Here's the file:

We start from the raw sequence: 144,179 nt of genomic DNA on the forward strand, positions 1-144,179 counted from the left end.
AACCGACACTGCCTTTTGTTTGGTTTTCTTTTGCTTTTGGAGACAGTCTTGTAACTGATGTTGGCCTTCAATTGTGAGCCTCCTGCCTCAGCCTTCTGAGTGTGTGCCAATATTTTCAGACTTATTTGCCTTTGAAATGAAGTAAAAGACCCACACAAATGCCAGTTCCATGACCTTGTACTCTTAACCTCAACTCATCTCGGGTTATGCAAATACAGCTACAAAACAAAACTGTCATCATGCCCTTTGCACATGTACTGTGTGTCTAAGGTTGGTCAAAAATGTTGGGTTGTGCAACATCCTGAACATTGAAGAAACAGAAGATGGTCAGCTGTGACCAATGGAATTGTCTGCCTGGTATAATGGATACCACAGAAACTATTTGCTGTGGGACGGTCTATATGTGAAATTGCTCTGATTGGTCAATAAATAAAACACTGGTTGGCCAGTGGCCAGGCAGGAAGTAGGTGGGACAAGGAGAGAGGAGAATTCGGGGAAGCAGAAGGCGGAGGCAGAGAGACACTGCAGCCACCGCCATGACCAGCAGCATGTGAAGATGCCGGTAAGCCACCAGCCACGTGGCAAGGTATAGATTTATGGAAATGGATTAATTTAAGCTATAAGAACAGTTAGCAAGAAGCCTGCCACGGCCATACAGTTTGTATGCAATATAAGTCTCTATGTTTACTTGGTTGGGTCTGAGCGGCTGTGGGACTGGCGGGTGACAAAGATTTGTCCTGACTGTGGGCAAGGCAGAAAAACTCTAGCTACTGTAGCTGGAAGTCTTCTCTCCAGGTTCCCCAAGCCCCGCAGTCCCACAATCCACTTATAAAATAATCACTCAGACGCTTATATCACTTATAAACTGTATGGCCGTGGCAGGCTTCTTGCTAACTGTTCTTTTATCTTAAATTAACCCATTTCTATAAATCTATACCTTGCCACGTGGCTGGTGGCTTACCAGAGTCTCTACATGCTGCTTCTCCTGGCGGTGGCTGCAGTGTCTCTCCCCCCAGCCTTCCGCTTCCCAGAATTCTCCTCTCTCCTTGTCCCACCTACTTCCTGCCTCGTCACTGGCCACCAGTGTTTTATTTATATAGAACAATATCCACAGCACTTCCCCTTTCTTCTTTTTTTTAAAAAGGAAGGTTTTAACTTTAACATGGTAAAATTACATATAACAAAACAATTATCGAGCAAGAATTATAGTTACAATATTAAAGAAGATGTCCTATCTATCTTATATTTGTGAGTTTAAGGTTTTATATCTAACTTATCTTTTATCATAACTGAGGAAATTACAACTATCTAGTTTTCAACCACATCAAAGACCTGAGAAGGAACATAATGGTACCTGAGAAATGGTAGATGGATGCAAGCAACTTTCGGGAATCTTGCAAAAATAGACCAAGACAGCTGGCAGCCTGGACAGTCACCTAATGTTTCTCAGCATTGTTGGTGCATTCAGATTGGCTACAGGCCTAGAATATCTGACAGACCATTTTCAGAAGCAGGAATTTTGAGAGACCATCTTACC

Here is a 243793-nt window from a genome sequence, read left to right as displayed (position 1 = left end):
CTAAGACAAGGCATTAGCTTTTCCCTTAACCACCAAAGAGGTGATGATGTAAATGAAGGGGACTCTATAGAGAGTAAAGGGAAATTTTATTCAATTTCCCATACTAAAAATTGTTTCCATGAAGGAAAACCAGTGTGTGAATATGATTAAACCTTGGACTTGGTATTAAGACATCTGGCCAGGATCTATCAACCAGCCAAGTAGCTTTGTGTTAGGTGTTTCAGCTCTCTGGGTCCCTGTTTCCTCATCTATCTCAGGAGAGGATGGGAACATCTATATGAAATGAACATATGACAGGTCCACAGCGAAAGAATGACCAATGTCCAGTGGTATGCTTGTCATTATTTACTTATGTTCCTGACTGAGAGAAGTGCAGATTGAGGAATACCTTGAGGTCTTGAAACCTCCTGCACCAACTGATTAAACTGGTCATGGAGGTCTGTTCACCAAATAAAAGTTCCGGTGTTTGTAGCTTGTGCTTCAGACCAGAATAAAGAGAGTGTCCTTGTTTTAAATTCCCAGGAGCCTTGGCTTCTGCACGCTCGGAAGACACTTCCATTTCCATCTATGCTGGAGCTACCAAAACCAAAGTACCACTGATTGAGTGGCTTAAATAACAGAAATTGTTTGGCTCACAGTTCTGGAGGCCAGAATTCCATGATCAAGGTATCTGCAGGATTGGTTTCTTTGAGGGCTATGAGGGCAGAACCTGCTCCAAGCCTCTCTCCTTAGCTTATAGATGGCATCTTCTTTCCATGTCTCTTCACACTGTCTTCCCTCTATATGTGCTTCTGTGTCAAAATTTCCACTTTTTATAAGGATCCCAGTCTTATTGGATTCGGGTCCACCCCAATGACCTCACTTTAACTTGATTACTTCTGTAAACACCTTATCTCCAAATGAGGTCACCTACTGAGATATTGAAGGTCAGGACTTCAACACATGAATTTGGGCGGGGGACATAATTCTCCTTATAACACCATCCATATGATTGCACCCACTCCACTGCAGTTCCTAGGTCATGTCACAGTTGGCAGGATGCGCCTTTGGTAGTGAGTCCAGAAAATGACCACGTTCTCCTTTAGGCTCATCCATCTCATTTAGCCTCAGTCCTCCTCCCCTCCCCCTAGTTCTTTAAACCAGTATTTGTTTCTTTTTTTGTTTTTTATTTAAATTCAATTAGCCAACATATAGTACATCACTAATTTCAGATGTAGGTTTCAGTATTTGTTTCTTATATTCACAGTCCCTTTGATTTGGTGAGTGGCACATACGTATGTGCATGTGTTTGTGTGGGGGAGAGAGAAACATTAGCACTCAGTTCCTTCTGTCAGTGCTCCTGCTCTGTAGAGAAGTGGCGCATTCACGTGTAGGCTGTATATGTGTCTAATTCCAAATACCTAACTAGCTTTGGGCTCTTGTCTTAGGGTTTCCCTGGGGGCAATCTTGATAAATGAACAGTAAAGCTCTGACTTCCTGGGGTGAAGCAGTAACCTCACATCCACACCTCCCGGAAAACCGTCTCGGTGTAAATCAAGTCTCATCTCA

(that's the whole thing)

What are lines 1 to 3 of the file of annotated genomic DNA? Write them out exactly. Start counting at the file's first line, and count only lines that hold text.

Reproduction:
We start from the raw sequence: 144,179 nt of genomic DNA on the forward strand, positions 1-144,179 counted from the left end.
AACCGACACTGCCTTTTGTTTGGTTTTCTTTTGCTTTTGGAGACAGTCTTGTAACTGATGTTGGCCTTCAATTGTGAGCCTCCTGCCTCAGCCTTCTGAGTGTGTGCCAATATTTTCAGACTTATTTGCCTTTGAAATGAAGTAAAAGACCCACACAAATGCCAGTTCCATGACCTTGTACTCTTAACCTCAACTCATCTCGGGTTATGCAAATACAGCTACAAAACAAAACTGTCATCATGCCCTTTGCACATGTACTGTGTGTCTAAGGTTGGTCAAAAATGTTGGGTTGTGCAACATCCTGAACATTGAAGAAACAGAAGATGGTCAGCTGTGACCAATGGAATTGTCTGCCTGGTATAATGGATACCACAGAAACTATTTGCTGTGGGACGGTCTATATGTGAAATTGCTCTGATTGGTCAATAAATAAAACACTGGTTGGCCAGTGGCCAGGCAGGAAGTAGGTGGGACAAGGAGAGAGGAGAATTCGGGGAAGCAGAAGGCGGAGGCAGAGAGACACTGCAGCCACCGCCATGACCAGCAGCATGTGAAGATGCCGGTAAGCCACCAGCCACGTGGCAAGGTATAGATTTATGGAAATGGATTAATTTAAGCTATAAGAACAGTTAGCAAGAAGCCTGCCACGGCCATACAGTTTGTATGCAATATAAGTCTCTATGTTTACTTGGTTGGGTCTGAGCGGCTGTGGGACTGGCGGGTGACAAAGATTTGTCCTGACTGTGGGCAAGGCAGAAAAACTCTAGCTACTGTAGCTGGAAGTCTTCTCTCCAGGTTCCCCAAGCCCCGCAGTCCCACAATCCACTTATAAAATAATCACTCAGACGCTTATATCACTTATAAACTGTATGGCCGTGGCAGGCTTCTTGCTAACTGTTCTTTTATCTTAAATTAACCCATTTCTATAAATCTATACCTTGCCACGTGGCTGGTGGCTTACCAGAGTCTCTACATGCTGCTTCTCCTGGCGGTGGCTGCAGTGTCTCTCCCCCCAGCCTTCCGCTTCCCAGAATTCTCCTCTCTCCTTGTCCCACCTACTTCCTGCCTCGTCACTGGCCACCAGTGTTTTATTTATATAGAACAATATCCACAGCACTTCCCCTTTCTTCTTTTTTTTAAAAAGGAAGGTTTTAACTTTAACATGGTAAAATTACATATAACAAAACAATTATCGAGCAAGAATTATAGTTACAATATTAAAGAAGATGTCCTATCTATCTTATATTTGTGAGTTTAAGGTTTTATATCTAACTTATCTTTTATCATAACTGAGGAAATTACAACTATCTAGTTTTCAACCACATCAAAGACCTGAGAAGGAACATAATGGTACCTGAGAAATGGTAGATGGATGCAAGCAACTTTCGGGAATCTTGCAAAAATAGACCAAGACAGCTGGCAGCCTGGACAGTCACCTAATGTTTCTCAGCATTGTTGGTGCATTCAGATTGGCTACAGGCCTAGAATATCTGACAGACCATTTTCAGAAGCAGGAATTTTGAGAGACCATCTTACC

Here is a 243793-nt window from a genome sequence, read left to right as displayed (position 1 = left end):